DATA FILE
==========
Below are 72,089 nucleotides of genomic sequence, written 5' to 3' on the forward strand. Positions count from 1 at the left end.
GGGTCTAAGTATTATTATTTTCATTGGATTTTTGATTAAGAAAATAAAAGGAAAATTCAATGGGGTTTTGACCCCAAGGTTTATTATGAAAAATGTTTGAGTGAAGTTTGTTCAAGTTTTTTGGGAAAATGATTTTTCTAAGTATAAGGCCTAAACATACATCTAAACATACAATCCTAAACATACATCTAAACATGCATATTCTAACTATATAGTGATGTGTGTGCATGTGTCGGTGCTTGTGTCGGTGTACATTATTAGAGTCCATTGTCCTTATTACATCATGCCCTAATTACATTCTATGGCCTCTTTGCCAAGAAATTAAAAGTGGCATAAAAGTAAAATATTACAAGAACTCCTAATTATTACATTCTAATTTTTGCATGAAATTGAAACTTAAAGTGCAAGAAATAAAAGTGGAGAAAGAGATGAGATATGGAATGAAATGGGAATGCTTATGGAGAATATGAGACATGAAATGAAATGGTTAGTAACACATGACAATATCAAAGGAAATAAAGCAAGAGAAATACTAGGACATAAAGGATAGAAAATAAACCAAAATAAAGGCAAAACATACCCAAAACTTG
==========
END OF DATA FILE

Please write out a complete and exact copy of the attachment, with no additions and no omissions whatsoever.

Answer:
Below are 72,089 nucleotides of genomic sequence, written 5' to 3' on the forward strand. Positions count from 1 at the left end.
GGGTCTAAGTATTATTATTTTCATTGGATTTTTGATTAAGAAAATAAAAGGAAAATTCAATGGGGTTTTGACCCCAAGGTTTATTATGAAAAATGTTTGAGTGAAGTTTGTTCAAGTTTTTTGGGAAAATGATTTTTCTAAGTATAAGGCCTAAACATACATCTAAACATACAATCCTAAACATACATCTAAACATGCATATTCTAACTATATAGTGATGTGTGTGCATGTGTCGGTGCTTGTGTCGGTGTACATTATTAGAGTCCATTGTCCTTATTACATCATGCCCTAATTACATTCTATGGCCTCTTTGCCAAGAAATTAAAAGTGGCATAAAAGTAAAATATTACAAGAACTCCTAATTATTACATTCTAATTTTTGCATGAAATTGAAACTTAAAGTGCAAGAAATAAAAGTGGAGAAAGAGATGAGATATGGAATGAAATGGGAATGCTTATGGAGAATATGAGACATGAAATGAAATGGTTAGTAACACATGACAATATCAAAGGAAATAAAGCAAGAGAAATACTAGGACATAAAGGATAGAAAATAAACCAAAATAAAGGCAAAACATACCCAAAACTTG